BUENOS AIRES: Argentina's Superclasico between Boca Juniors and River Plate takes place on Sunday, an historic and tragedy-tinged match once described as the world's most intense sporting experience.
More is riding on the game at River's Monumental Stadium than usual as fans have had to be patient for this one -- they have waited 17 months for a derby owing to River's first ever relegation from the top flight the season before last.
Argentinian football grew from locals watching British migrant workers play the game in their spare time more than a century ago.
And although the homeland of football has no shortage of big derbies of its own from the Manchester and north London versions to Liverpool versus Everton and Newcastle against Sunderland, even British media agree that emotions run even higher when it comes to Boca and River.
The Observer newspaper once opined that a match between the pair was a 'must do before you die' while tabloid The Sun dubbed a game between the two as “the world's most intense sporting experience”.
The British dock workers of decades ago were dubbed “those crazy English” as they organised makeshift but hard-fought matches in a gritty part of Buenos Aires where Boca and River have their roots, having been founded by Italian immigrants, though River moved in the 1920s to a more upmarket area.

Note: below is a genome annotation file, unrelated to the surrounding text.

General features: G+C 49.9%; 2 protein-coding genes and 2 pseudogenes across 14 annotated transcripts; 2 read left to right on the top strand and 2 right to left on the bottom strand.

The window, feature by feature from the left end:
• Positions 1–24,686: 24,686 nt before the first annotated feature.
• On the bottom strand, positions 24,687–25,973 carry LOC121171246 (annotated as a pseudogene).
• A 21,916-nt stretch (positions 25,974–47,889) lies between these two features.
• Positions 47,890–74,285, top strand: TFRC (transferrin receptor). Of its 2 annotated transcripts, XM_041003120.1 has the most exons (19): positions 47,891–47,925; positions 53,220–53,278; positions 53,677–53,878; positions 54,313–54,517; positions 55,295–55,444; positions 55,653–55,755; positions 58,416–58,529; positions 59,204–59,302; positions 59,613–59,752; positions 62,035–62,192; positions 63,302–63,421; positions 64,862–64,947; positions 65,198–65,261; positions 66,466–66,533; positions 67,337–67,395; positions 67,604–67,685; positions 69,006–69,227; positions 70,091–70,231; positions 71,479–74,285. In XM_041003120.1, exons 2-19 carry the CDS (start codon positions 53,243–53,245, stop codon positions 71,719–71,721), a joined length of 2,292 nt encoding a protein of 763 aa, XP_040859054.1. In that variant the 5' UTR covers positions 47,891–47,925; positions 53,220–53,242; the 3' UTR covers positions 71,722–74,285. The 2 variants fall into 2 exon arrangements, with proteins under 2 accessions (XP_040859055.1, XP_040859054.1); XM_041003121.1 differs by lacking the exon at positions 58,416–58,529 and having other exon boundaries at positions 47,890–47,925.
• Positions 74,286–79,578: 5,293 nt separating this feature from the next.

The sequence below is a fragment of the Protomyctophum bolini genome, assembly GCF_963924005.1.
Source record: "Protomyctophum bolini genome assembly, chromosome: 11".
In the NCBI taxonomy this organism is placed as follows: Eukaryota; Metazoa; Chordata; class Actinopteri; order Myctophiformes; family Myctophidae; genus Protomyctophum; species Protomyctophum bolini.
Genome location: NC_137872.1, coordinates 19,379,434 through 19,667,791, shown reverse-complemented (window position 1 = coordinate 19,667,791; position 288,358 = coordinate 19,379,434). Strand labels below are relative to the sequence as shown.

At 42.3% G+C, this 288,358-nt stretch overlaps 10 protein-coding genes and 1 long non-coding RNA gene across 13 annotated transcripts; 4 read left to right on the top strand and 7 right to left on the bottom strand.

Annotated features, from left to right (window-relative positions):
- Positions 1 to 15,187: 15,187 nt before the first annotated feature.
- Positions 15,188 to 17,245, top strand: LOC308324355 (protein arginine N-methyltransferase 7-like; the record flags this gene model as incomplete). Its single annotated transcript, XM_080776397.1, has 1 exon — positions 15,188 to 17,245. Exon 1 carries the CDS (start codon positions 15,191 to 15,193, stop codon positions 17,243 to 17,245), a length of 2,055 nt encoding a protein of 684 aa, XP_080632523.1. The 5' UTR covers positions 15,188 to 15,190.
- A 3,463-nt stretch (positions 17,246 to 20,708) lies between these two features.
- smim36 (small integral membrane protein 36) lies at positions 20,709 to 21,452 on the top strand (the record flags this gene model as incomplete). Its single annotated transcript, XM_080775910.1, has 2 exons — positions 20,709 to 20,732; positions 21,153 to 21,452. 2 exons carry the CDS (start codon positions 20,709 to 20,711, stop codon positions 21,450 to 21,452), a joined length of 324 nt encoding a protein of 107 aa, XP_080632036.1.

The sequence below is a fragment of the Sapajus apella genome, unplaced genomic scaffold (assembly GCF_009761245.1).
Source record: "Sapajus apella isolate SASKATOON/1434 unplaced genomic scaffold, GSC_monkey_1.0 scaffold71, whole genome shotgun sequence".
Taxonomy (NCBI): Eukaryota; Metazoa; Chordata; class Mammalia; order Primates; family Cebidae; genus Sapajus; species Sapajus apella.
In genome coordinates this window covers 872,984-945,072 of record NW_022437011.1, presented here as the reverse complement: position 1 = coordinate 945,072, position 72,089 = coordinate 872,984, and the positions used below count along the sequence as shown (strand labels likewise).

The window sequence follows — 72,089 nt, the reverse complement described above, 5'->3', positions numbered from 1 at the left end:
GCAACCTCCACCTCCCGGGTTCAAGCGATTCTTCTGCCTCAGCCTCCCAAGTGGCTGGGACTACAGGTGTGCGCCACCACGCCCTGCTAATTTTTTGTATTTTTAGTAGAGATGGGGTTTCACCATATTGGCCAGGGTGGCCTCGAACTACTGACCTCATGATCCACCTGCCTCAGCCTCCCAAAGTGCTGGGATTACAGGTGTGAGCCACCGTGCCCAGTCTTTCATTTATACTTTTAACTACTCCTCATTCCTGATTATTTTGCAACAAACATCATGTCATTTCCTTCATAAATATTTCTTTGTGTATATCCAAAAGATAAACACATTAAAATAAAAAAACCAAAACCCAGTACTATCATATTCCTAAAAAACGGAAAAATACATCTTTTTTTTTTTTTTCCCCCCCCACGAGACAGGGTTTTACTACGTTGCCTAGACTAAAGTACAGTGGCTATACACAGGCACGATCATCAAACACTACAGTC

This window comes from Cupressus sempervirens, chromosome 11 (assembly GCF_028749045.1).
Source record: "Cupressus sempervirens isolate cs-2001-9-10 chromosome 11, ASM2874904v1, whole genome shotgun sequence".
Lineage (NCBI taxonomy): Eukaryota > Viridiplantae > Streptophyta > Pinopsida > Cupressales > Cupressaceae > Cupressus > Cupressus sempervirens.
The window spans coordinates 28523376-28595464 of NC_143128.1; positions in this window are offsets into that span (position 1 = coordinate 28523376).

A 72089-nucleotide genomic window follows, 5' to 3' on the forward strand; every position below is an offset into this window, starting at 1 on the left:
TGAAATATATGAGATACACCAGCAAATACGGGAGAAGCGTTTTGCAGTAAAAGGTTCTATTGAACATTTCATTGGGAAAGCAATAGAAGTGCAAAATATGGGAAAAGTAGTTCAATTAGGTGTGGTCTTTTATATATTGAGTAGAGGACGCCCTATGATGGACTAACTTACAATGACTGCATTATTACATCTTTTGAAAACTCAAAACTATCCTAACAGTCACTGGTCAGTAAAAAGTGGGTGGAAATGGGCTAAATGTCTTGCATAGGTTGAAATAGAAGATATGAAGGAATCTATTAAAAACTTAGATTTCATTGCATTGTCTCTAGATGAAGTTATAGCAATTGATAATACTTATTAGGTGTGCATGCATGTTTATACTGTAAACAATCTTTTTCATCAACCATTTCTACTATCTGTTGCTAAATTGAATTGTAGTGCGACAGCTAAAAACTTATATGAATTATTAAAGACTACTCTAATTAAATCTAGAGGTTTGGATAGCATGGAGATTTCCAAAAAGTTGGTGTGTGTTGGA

“Argentinians are generally passionate by nature -- for good or for bad,”says writer Eduardo Sacheri, who co-scripted with Juan Jose Campanella the Oscar-winning film “El secreto de sus ojos” (the secret in their eyes).
“Football is a powerful, basic ingredient -- very visible in our lives, a deeply-ingrained habit.
“The day Boca-River meet the country seems to come to a halt to watch it on TV and few wholly escape its influence -- not even those who support other teams.”
Both sets of fans pin their hopes on the outcome heading for the ground decked out in their respective colours and all kinds of paraphernalia from tickertape to flags and flares, chanting undying loyalty to their side.
Another literary football fanatic, the late writer Roberto Fontanarrosa, hailed not from Buenos Aires but Rosario, yet he too was bewitched by a Boca-River derby.
“I used to ask myself: Why am I nervous if I am a fan of Rosario Central? It's difficult not to be. There is an electrical charge, a dynamic energy charge -- regardless of whether the game is good, bad or just ordinary,” he once said.
Real Madrid fans will say their tussles with Barcelona top even a Boca-River game, while supporters of the Milan clubs will make their own claim, as will fans of Rangers and Celtic or Brazilian rivals Flamengo and Fluminense or Palmeiras and Corinthians.
Yet World Football Magazine proffers the judgment that a Boca-River meeting is “rivalled by nothing else in the world when it comes to its passion and intensity”.
Passion, intensity -- and tragedy. The latter came after a dour 0-0 draw in 1968, when 90,000 poured into the Monumental and 71 were crushed to death in the worst tragedy to hit Argentinian football.
Going down in the annals for a happier reason was a legendary strike by Diego Maradona in a 3-0 win for Boca at their Bombonera cauldron of a ground.
Boca, standing fifth in the table currently to River's ninth, are seen as the working class side with River traditionally identified with the middle class -- yet the latter have in recent years earned brickbats for the emergence of their own “barrabrava” or hooligan element.
A study by pollsters Gallup say some 40 percent of Argentinians are fans of Boca and 30 of River -- but the remaining 30 are likely to be glued to their screens as well.